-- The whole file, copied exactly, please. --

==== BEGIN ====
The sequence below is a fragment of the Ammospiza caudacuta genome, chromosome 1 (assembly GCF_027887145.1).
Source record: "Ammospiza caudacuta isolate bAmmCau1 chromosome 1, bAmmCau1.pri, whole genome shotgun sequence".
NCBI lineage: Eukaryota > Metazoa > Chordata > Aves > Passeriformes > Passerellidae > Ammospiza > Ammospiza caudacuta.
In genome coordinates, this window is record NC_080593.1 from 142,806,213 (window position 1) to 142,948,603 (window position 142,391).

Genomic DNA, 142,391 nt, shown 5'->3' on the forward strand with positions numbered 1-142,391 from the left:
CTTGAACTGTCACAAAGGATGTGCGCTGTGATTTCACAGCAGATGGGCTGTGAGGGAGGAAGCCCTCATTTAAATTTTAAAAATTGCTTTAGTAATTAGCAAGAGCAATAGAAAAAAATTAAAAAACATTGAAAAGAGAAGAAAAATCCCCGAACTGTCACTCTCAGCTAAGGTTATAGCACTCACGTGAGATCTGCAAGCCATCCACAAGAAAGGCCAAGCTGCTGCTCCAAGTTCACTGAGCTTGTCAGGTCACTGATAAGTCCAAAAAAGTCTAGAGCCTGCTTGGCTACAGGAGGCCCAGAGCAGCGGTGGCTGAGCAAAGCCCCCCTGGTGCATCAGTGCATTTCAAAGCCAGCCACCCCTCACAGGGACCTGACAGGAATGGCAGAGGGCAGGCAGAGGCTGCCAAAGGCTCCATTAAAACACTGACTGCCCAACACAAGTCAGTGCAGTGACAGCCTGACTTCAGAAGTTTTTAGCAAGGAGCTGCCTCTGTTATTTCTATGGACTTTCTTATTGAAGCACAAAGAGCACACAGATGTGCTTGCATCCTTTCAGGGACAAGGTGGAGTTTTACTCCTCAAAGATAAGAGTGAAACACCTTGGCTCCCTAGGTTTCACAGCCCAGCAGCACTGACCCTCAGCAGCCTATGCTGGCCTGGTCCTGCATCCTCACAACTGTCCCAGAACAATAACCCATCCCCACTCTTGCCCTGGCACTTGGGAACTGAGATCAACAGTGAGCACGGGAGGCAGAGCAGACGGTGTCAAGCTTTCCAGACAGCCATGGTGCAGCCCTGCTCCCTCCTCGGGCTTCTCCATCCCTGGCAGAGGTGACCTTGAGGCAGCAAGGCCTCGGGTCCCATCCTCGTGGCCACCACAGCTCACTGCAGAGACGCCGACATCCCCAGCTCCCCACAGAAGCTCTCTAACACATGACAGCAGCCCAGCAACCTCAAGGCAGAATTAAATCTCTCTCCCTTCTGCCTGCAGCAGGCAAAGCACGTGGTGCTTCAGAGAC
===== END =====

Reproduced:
The sequence below is a fragment of the Ammospiza caudacuta genome, chromosome 1 (assembly GCF_027887145.1).
Source record: "Ammospiza caudacuta isolate bAmmCau1 chromosome 1, bAmmCau1.pri, whole genome shotgun sequence".
NCBI lineage: Eukaryota > Metazoa > Chordata > Aves > Passeriformes > Passerellidae > Ammospiza > Ammospiza caudacuta.
In genome coordinates, this window is record NC_080593.1 from 142,806,213 (window position 1) to 142,948,603 (window position 142,391).

Genomic DNA, 142,391 nt, shown 5'->3' on the forward strand with positions numbered 1-142,391 from the left:
CTTGAACTGTCACAAAGGATGTGCGCTGTGATTTCACAGCAGATGGGCTGTGAGGGAGGAAGCCCTCATTTAAATTTTAAAAATTGCTTTAGTAATTAGCAAGAGCAATAGAAAAAAATTAAAAAACATTGAAAAGAGAAGAAAAATCCCCGAACTGTCACTCTCAGCTAAGGTTATAGCACTCACGTGAGATCTGCAAGCCATCCACAAGAAAGGCCAAGCTGCTGCTCCAAGTTCACTGAGCTTGTCAGGTCACTGATAAGTCCAAAAAAGTCTAGAGCCTGCTTGGCTACAGGAGGCCCAGAGCAGCGGTGGCTGAGCAAAGCCCCCCTGGTGCATCAGTGCATTTCAAAGCCAGCCACCCCTCACAGGGACCTGACAGGAATGGCAGAGGGCAGGCAGAGGCTGCCAAAGGCTCCATTAAAACACTGACTGCCCAACACAAGTCAGTGCAGTGACAGCCTGACTTCAGAAGTTTTTAGCAAGGAGCTGCCTCTGTTATTTCTATGGACTTTCTTATTGAAGCACAAAGAGCACACAGATGTGCTTGCATCCTTTCAGGGACAAGGTGGAGTTTTACTCCTCAAAGATAAGAGTGAAACACCTTGGCTCCCTAGGTTTCACAGCCCAGCAGCACTGACCCTCAGCAGCCTATGCTGGCCTGGTCCTGCATCCTCACAACTGTCCCAGAACAATAACCCATCCCCACTCTTGCCCTGGCACTTGGGAACTGAGATCAACAGTGAGCACGGGAGGCAGAGCAGACGGTGTCAAGCTTTCCAGACAGCCATGGTGCAGCCCTGCTCCCTCCTCGGGCTTCTCCATCCCTGGCAGAGGTGACCTTGAGGCAGCAAGGCCTCGGGTCCCATCCTCGTGGCCACCACAGCTCACTGCAGAGACGCCGACATCCCCAGCTCCCCACAGAAGCTCTCTAACACATGACAGCAGCCCAGCAACCTCAAGGCAGAATTAAATCTCTCTCCCTTCTGCCTGCAGCAGGCAAAGCACGTGGTGCTTCAGAGAC